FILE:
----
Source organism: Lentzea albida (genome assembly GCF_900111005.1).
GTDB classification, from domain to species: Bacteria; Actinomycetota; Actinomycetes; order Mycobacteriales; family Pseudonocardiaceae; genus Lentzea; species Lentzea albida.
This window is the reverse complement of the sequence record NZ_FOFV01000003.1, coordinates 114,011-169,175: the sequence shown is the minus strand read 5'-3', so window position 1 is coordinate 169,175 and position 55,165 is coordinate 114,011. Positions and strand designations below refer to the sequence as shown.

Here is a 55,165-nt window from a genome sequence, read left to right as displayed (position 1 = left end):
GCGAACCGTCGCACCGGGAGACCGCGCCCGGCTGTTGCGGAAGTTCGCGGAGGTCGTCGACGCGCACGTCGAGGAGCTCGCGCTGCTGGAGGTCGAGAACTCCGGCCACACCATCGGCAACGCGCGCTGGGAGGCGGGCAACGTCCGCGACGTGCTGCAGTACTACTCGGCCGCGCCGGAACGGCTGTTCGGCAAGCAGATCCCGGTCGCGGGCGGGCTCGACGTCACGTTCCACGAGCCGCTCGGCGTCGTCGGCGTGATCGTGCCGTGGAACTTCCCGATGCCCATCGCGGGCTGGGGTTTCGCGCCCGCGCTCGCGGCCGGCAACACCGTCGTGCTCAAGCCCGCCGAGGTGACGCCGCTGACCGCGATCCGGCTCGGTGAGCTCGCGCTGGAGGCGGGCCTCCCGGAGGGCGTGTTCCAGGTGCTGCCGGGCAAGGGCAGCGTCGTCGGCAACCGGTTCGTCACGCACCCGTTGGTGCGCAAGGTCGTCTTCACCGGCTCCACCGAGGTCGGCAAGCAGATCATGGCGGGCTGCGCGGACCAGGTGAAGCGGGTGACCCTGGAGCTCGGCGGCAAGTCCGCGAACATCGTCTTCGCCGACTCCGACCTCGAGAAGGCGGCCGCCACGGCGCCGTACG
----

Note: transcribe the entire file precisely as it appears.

Source organism: Lentzea albida (genome assembly GCF_900111005.1).
GTDB classification, from domain to species: Bacteria; Actinomycetota; Actinomycetes; order Mycobacteriales; family Pseudonocardiaceae; genus Lentzea; species Lentzea albida.
This window is the reverse complement of the sequence record NZ_FOFV01000003.1, coordinates 114,011-169,175: the sequence shown is the minus strand read 5'-3', so window position 1 is coordinate 169,175 and position 55,165 is coordinate 114,011. Positions and strand designations below refer to the sequence as shown.

Here is a 55,165-nt window from a genome sequence, read left to right as displayed (position 1 = left end):
GCGAACCGTCGCACCGGGAGACCGCGCCCGGCTGTTGCGGAAGTTCGCGGAGGTCGTCGACGCGCACGTCGAGGAGCTCGCGCTGCTGGAGGTCGAGAACTCCGGCCACACCATCGGCAACGCGCGCTGGGAGGCGGGCAACGTCCGCGACGTGCTGCAGTACTACTCGGCCGCGCCGGAACGGCTGTTCGGCAAGCAGATCCCGGTCGCGGGCGGGCTCGACGTCACGTTCCACGAGCCGCTCGGCGTCGTCGGCGTGATCGTGCCGTGGAACTTCCCGATGCCCATCGCGGGCTGGGGTTTCGCGCCCGCGCTCGCGGCCGGCAACACCGTCGTGCTCAAGCCCGCCGAGGTGACGCCGCTGACCGCGATCCGGCTCGGTGAGCTCGCGCTGGAGGCGGGCCTCCCGGAGGGCGTGTTCCAGGTGCTGCCGGGCAAGGGCAGCGTCGTCGGCAACCGGTTCGTCACGCACCCGTTGGTGCGCAAGGTCGTCTTCACCGGCTCCACCGAGGTCGGCAAGCAGATCATGGCGGGCTGCGCGGACCAGGTGAAGCGGGTGACCCTGGAGCTCGGCGGCAAGTCCGCGAACATCGTCTTCGCCGACTCCGACCTCGAGAAGGCGGCCGCCACGGCGCCGTACG